While the 1939-vintage tale of a cross-country ride that spawned John Newkirk’s The Old Man and the Harley is of considerable interest, Newkirk’s telling of the story leaves much to be desired.
It is an ambitious book that attempts to weave many disparate threads together into a single narrative, and is not particularly successful in the attempt. Honestly, it would have been a challenge for a top-notch writer, and John Newkirk is not a top-notch writer.
That said, the story of the ride itself, taken by the author’s 19-year-old father on a beat-up 10-year-old Harley, is worth the read.
Jack Newkirk, the father, paid $40 for an aging bike and decided to ride it to the 1939 New York World’s Fair and the San Francisco Golden Gate Exposition. He had never ridden a motorcycle before the day he bought it, and he knew nothing of repairing and maintaining one. But this was in the era of shade-tree mechanics and simple machinery, where anyone reasonably competent with a few tools could disassemble the engine of a car or motorcycle, diagnose a problem, and fix it on the spot. Of necessity, Jack Newkirk learned detailed lessons in this art on his trip.
The book paints an engaging picture of a bygone era, when, for example things broke and were fixed rather than discarded. Very early into the trip Jack has a flat tire, caused by the valve stem splitting. Hitchhiking ahead to a town, he finds that it would cost $2 for a new tube. On the other hand, by hitchhiking back the other direction 32 miles he can go to a welding shop and repair the valve stem, for only 50 cents. The entire endeavor takes most of a day but saving that $1.50 is worth it.
The story of John Newkirk’s old man and his Harley is, however, only one piece of what this book is about. It is also about John taking his now aged father on his own Harley to retrace a portion of the old man’s trip. Along the way it pulls in World War II flying ace “Scarsdale” Jack Newkirk, the father’s cousin, as well as Glenn Miller, Aaron Copland, and “crotalus horridus,” a rattlesnake. While tying the others into the narrative does finally succeed, crotalus horridus could have been totally omitted and it would have been a better book for the omission. Where was the editor on this project?
Another spot where the editor went AWOL came early on when Glenn Miller is introduced into the story. Newkirk writes that “By the early 1930s Glenn Miller had flunked his first college music class, blown his first audition, and found himself in New York City playing for a meager sixty-two dollars per week.”
Really? Sixty-two dollars a week was meager in the 1930s in the heart of the Great Depression? Compare that to the fact that Jack Newkirk bought his motorcycle and planned to make his 6-week ride both ways across the country, attend two major expositions, and eat, sleep, buy gasoline, and repair the motorcycle when it broke down, all on a total of $95.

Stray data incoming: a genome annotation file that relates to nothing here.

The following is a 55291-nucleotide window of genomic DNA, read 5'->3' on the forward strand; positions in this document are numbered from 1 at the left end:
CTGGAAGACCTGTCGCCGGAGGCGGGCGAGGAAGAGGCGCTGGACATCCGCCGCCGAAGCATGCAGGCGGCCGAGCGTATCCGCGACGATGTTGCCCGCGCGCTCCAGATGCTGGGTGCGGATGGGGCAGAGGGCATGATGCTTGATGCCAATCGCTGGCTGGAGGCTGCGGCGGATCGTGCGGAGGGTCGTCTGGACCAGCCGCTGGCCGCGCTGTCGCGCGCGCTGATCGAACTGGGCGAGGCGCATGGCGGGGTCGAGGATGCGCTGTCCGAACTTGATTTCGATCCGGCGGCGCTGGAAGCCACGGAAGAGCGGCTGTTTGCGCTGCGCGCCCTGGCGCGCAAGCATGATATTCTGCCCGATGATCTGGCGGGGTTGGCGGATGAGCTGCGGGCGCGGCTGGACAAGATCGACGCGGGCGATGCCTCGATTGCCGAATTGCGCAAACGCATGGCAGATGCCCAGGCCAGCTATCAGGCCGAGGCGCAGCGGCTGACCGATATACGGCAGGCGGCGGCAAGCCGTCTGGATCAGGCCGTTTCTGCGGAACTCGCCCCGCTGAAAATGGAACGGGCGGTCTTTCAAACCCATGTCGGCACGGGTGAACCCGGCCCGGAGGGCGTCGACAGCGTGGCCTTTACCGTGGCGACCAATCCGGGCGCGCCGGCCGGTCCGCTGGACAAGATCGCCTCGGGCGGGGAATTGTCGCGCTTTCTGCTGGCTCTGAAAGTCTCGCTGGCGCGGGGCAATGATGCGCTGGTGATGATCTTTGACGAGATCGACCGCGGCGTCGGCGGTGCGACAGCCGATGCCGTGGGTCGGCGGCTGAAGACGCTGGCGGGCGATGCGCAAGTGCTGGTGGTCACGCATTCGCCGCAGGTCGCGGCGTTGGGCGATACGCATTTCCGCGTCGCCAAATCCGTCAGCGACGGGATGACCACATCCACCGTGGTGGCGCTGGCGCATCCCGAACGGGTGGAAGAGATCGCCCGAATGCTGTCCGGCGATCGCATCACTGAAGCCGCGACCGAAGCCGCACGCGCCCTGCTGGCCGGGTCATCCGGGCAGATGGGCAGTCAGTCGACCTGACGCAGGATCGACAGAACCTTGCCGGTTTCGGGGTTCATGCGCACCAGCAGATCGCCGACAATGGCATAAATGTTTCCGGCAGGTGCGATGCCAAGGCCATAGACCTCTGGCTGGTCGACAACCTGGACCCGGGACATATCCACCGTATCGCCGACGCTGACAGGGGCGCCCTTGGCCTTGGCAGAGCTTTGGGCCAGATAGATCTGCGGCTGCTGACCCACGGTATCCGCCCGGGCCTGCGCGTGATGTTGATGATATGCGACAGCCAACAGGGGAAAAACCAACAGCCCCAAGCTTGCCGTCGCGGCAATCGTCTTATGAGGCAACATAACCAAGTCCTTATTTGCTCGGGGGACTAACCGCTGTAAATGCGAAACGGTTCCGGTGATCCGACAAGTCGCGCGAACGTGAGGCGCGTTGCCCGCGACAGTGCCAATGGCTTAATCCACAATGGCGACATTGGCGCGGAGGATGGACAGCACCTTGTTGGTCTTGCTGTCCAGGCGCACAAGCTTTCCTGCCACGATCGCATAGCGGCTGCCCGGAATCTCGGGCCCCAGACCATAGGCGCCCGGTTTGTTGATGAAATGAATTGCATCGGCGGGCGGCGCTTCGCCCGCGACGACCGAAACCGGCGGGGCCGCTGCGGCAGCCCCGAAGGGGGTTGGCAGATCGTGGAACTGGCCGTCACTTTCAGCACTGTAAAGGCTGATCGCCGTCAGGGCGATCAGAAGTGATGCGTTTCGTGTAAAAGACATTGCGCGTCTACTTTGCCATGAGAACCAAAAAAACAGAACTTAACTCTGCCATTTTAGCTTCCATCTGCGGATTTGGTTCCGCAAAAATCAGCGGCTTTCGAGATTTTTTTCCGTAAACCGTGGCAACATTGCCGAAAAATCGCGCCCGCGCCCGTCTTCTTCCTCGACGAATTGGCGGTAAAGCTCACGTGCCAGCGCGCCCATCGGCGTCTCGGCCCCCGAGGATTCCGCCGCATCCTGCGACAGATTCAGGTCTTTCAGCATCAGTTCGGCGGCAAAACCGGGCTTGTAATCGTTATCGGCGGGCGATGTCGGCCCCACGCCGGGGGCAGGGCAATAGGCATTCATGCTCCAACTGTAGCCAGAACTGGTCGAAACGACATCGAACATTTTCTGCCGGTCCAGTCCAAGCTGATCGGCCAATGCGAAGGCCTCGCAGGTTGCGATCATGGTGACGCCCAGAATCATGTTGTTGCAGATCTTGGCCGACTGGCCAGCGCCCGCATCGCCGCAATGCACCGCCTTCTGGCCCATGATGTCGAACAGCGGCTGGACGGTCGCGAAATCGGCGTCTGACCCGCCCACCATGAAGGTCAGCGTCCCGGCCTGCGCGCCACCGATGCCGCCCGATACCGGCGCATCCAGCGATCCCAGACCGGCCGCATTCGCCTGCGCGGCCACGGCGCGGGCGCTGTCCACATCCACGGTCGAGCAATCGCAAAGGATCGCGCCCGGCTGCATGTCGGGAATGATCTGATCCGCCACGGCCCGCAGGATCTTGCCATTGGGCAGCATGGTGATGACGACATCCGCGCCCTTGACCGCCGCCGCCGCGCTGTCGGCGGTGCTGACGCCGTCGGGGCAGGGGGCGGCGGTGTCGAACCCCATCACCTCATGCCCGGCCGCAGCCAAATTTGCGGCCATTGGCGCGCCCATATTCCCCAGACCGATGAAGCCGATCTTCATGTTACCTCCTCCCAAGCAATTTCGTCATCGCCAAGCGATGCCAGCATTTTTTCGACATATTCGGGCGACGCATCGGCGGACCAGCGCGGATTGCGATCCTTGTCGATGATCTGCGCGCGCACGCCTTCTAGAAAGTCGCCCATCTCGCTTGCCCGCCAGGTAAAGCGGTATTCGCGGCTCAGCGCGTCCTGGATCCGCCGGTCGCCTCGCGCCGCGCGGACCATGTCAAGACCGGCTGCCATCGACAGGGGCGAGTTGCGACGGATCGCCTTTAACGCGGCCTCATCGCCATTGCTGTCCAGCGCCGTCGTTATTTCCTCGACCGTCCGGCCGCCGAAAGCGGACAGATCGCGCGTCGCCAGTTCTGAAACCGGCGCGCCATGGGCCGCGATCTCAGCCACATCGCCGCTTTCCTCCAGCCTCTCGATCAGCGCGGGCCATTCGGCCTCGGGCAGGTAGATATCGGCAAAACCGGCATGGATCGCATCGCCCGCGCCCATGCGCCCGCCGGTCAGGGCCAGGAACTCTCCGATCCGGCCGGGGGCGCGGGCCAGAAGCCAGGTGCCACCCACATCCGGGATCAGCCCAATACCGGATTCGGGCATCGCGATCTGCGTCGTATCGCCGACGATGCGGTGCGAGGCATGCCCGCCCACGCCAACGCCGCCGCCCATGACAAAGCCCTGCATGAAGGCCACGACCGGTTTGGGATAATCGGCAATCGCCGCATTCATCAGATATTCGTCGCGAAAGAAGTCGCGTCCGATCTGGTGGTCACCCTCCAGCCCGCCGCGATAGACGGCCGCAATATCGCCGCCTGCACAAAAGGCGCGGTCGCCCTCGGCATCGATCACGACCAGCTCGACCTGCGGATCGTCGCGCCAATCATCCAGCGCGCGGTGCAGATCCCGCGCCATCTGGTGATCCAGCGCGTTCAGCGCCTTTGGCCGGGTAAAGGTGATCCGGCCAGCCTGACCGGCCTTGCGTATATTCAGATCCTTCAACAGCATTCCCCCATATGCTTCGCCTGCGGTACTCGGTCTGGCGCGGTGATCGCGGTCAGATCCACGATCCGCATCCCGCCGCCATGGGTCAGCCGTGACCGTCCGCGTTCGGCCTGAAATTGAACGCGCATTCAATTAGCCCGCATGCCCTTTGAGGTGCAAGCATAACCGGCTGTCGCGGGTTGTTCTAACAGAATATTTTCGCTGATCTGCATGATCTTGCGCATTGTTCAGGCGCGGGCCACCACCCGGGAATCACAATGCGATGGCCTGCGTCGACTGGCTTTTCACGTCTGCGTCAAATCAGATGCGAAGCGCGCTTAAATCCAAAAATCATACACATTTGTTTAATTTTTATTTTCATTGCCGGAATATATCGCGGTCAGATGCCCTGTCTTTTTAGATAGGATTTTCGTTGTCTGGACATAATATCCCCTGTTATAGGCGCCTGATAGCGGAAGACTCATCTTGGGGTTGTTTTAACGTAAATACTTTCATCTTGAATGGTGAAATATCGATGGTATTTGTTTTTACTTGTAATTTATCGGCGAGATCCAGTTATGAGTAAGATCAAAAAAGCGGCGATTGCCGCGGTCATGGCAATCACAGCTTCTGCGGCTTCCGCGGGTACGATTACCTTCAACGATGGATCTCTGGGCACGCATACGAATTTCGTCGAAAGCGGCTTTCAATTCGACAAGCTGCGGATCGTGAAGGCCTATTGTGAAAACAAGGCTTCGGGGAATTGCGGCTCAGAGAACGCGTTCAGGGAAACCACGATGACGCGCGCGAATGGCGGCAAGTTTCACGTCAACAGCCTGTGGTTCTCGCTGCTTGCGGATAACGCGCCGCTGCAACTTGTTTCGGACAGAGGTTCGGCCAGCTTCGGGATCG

The author chose to tell the story in novel form, which meant writing dialog for the characters. Good dialog is not easy to write and in this case it is wooden and the characters come across very one-dimensional. Additionally, Newkirk describes things from the point of view of his characters using modern-day language, something that just doesn’t work. Can you image young Jack Newkirk thinking to himself in 1939, as he ate the steak he’d cooked over an open campfire, that it had “a primal, minimalist taste”? Not likely.
Those are minor quibbles, however, compared to the part the author himself plays in it all. His introduction of himself places him in San Francisco earlier this decade where he chances upon some Japanese engaged in a ceremony of atonement for their country’s role in World War II. John Newkirk does not come across as at all likeable as he sneers: “But we showed them, I gloated. By God, we showed them.”
Yes, he immediately goes on to show how contrite he felt when he realized the meaning and intent of their ceremony, but let’s get real. The war ended 65 years ago and the Japanese have been our good friends and allies for more than half a century. Anyone still harboring this “we showed them” attitude, especially someone who wasn’t even born back then, has some issues they really ought to deal with.
Add to that the fact that John Newkirk apparently has a pretty lofty image of himself and the fact that, by God, he’s a biker! This bikerness of his is cringe-inducing on more than one occasion, especially considering that most people would probably put him in the category of RUB: Rich Urban Biker. But hey, he’s a biker! Don’t mess with him or he’ll give you what for.
Ostensibly about the old man’s ride on the Harley and, as the subtitle says, “A last ride through our father’s America,” The Old Man and the Harley is also a story of John Newkirk’s coming to grips with his father’s impending mortality. As the one, it is a good read. As the other, it has some potential poignancy, if you are interested in that. But if you’re not, you’ll probably wish he’d just stuck with the kid and the motorcycle.Get the Motorcycle Examiners widget and many other great free widgets at Widgetbox! Not seeing a widget? (More info)